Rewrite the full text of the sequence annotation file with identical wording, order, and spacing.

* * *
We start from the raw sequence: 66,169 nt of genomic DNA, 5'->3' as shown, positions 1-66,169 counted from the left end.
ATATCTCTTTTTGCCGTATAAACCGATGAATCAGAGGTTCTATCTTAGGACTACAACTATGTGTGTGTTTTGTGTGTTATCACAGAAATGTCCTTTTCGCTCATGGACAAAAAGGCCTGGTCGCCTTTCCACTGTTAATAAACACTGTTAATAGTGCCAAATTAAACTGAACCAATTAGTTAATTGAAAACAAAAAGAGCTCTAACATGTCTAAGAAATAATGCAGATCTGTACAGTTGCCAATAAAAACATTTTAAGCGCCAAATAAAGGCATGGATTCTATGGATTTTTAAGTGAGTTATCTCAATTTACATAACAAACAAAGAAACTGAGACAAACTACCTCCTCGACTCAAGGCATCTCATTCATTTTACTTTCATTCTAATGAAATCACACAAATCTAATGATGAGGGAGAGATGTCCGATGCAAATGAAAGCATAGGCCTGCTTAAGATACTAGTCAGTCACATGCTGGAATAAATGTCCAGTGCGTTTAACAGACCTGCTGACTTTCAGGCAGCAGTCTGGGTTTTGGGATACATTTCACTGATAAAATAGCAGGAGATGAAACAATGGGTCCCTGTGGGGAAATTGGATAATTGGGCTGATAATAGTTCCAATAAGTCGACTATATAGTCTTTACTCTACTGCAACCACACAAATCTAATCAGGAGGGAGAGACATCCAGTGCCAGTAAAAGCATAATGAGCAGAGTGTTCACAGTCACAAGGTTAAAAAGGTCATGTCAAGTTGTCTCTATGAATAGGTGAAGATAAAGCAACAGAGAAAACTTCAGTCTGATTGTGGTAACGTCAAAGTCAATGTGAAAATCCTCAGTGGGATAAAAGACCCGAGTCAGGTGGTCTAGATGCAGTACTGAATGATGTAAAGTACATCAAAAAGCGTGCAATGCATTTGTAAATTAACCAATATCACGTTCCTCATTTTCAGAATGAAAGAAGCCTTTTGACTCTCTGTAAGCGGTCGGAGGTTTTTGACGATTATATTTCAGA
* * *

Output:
We start from the raw sequence: 66,169 nt of genomic DNA, 5'->3' as shown, positions 1-66,169 counted from the left end.
ATATCTCTTTTTGCCGTATAAACCGATGAATCAGAGGTTCTATCTTAGGACTACAACTATGTGTGTGTTTTGTGTGTTATCACAGAAATGTCCTTTTCGCTCATGGACAAAAAGGCCTGGTCGCCTTTCCACTGTTAATAAACACTGTTAATAGTGCCAAATTAAACTGAACCAATTAGTTAATTGAAAACAAAAAGAGCTCTAACATGTCTAAGAAATAATGCAGATCTGTACAGTTGCCAATAAAAACATTTTAAGCGCCAAATAAAGGCATGGATTCTATGGATTTTTAAGTGAGTTATCTCAATTTACATAACAAACAAAGAAACTGAGACAAACTACCTCCTCGACTCAAGGCATCTCATTCATTTTACTTTCATTCTAATGAAATCACACAAATCTAATGATGAGGGAGAGATGTCCGATGCAAATGAAAGCATAGGCCTGCTTAAGATACTAGTCAGTCACATGCTGGAATAAATGTCCAGTGCGTTTAACAGACCTGCTGACTTTCAGGCAGCAGTCTGGGTTTTGGGATACATTTCACTGATAAAATAGCAGGAGATGAAACAATGGGTCCCTGTGGGGAAATTGGATAATTGGGCTGATAATAGTTCCAATAAGTCGACTATATAGTCTTTACTCTACTGCAACCACACAAATCTAATCAGGAGGGAGAGACATCCAGTGCCAGTAAAAGCATAATGAGCAGAGTGTTCACAGTCACAAGGTTAAAAAGGTCATGTCAAGTTGTCTCTATGAATAGGTGAAGATAAAGCAACAGAGAAAACTTCAGTCTGATTGTGGTAACGTCAAAGTCAATGTGAAAATCCTCAGTGGGATAAAAGACCCGAGTCAGGTGGTCTAGATGCAGTACTGAATGATGTAAAGTACATCAAAAAGCGTGCAATGCATTTGTAAATTAACCAATATCACGTTCCTCATTTTCAGAATGAAAGAAGCCTTTTGACTCTCTGTAAGCGGTCGGAGGTTTTTGACGATTATATTTCAGA